The home of a Chinese-American city councilman was firebombed early Tuesday in what police are calling the fourth episode of racially motivated violence to strike Sacramento in 10 weeks.
Moments after Councilman Jimmie Yee and his wife were roused from bed by the pre-dawn attack, a group calling itself the Aryan Liberation Front telephoned a television station to claim responsibility for the string of crimes.
Police, along with federal agents assisting in the investigation, said they have never heard of the group and are skeptical of the claim.
The Yees, who live in a downtown neighborhood called Land Park, were not injured in Tuesday's bombing. But police, city officials and ethnic leaders called the latest attack--the first to target someone's home--a frightening escalation of the violence.
"This has launched a chilling new chapter of these horrible, cowardly crimes," said Michael Heenan, spokesman for the Sacramento Police Department. "When someone's residence is targeted, we view it as attempted murder."
Gov. Pete Wilson took time out from a news conference on another topic to comment at length on the attacks, which he called hateful.
"There is no place in California for that kind of conduct," Wilson said. "We will not put up with it."
Yee, meanwhile, said the incident was terrifying for him and his wife. Although his home was not seriously damaged, he said the Molotov cocktail was hurled through a window of a bedroom where his grown son had been sleeping until just a few weeks ago.
"He had just bought his own house and moved out when it happened," Yee said.
The councilman said that he had no idea who would have thrown the bomb and that he had received no threats. Shortly after midnight, he received a strange telephone call but said he did not consider the call threatening and dismissed it as a prank. Police have asked him not to divulge the contents of the call, he said.
Tuesday's attack came three days after a similar firebombing torched the offices of the Japanese American Citizens' League. In that attack, a fire caused $30,000 in damage and left the national group temporarily homeless.
A July 27 firebombing caused $130,000 in damage at an office of the National Assn. for the Advancement of Colored People, and an apparent arson attempt occurred a day earlier at B'nai Israel Temple. All the incidents occurred in the downtown Sacramento area and all involved Molotov cocktails.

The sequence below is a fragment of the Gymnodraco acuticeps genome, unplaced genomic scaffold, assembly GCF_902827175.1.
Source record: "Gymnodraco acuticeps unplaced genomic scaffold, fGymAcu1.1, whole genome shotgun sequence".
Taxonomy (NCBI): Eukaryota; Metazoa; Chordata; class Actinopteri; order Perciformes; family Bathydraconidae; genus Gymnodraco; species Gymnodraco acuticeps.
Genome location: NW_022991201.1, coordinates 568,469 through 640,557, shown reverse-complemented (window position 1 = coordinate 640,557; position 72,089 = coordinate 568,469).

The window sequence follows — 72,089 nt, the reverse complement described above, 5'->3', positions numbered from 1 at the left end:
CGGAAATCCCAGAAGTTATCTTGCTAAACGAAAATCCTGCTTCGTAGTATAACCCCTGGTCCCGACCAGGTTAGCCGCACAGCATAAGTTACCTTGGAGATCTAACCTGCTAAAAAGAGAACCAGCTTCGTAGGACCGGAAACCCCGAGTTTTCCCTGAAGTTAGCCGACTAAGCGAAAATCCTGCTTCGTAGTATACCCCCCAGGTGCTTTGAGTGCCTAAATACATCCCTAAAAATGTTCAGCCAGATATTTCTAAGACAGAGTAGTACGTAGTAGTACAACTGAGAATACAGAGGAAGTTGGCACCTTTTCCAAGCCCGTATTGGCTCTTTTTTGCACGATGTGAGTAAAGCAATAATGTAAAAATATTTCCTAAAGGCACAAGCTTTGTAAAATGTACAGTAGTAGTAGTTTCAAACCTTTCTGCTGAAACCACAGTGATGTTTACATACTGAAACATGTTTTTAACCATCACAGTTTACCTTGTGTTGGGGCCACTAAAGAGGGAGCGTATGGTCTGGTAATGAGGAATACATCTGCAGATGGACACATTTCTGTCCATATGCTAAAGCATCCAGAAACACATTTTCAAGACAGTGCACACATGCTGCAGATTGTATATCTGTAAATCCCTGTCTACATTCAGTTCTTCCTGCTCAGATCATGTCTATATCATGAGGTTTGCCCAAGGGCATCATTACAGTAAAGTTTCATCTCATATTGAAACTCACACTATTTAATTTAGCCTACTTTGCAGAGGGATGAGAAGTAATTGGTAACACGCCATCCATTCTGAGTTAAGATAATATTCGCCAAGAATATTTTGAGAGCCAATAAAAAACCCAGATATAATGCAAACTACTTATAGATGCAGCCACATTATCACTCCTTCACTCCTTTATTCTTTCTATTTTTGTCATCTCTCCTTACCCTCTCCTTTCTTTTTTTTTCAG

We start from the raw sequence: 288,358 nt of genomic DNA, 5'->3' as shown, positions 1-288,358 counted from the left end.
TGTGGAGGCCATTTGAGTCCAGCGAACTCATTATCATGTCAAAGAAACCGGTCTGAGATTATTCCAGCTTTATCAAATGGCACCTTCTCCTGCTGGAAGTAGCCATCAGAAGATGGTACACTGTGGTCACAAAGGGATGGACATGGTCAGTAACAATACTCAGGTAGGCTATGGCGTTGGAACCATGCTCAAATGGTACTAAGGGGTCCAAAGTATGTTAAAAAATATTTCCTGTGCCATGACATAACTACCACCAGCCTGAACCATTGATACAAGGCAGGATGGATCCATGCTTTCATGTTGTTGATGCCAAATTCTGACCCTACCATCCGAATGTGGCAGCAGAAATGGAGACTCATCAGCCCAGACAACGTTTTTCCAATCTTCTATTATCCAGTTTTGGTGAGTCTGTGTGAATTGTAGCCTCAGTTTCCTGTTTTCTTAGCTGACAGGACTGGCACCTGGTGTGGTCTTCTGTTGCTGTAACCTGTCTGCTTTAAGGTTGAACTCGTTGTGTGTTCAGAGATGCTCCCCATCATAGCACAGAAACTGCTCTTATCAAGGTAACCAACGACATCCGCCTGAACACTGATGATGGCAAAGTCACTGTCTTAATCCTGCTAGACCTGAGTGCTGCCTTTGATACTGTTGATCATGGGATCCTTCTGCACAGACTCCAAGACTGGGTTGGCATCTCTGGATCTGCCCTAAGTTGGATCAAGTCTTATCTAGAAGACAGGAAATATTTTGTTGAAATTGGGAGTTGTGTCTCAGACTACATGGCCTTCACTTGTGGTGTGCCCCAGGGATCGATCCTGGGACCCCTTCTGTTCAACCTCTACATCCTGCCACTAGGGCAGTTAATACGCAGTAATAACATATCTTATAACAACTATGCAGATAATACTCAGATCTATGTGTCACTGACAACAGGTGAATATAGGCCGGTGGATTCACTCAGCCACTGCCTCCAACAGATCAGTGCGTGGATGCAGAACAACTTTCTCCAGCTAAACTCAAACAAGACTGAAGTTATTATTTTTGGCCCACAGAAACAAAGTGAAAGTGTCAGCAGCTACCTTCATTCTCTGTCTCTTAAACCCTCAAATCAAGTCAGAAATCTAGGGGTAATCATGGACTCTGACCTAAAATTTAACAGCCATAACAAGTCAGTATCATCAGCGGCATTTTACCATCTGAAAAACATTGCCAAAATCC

Despite the similarities, FBI Special Agent Joseph Sheehan said authorities are not convinced that the four crimes are linked. Agents are skeptical of the claim of responsibility by the white supremacy group, he said, because it seems unlikely the culprits would wait so long to speak out about the two bombings in July.
Regardless of whether there is a connection, solving such crimes is difficult because physical evidence is scarce and there are generally few witnesses, authorities said. The last two attacks have yielded a bit more evidence than the first two, but as yet there are no suspects, they said.
Representatives of ethnic groups condemned the attacks but said the violence would not change their agenda or deter them from their mission. They plan to post a reward to encourage possible witnesses to come forward.
"We may be in temporary headquarters, but we will continue with our work and remain committed to our activities," said Andy Noguchi, a leader of the Japanese American Citizens' League. "The community is standing strongly together and is dedicated to making sure these culprits are put away."
In addition to the firebombings, an NAACP office and two businesses owned by blacks have recently been struck by vandalism, which included racist graffiti. Investigators also are looking for links between the Sacramento crimes and an arson last weekend at a church in Davis that is used part time by people of Korean descent.
Warren reported from San Francisco, Ellis from Sacramento.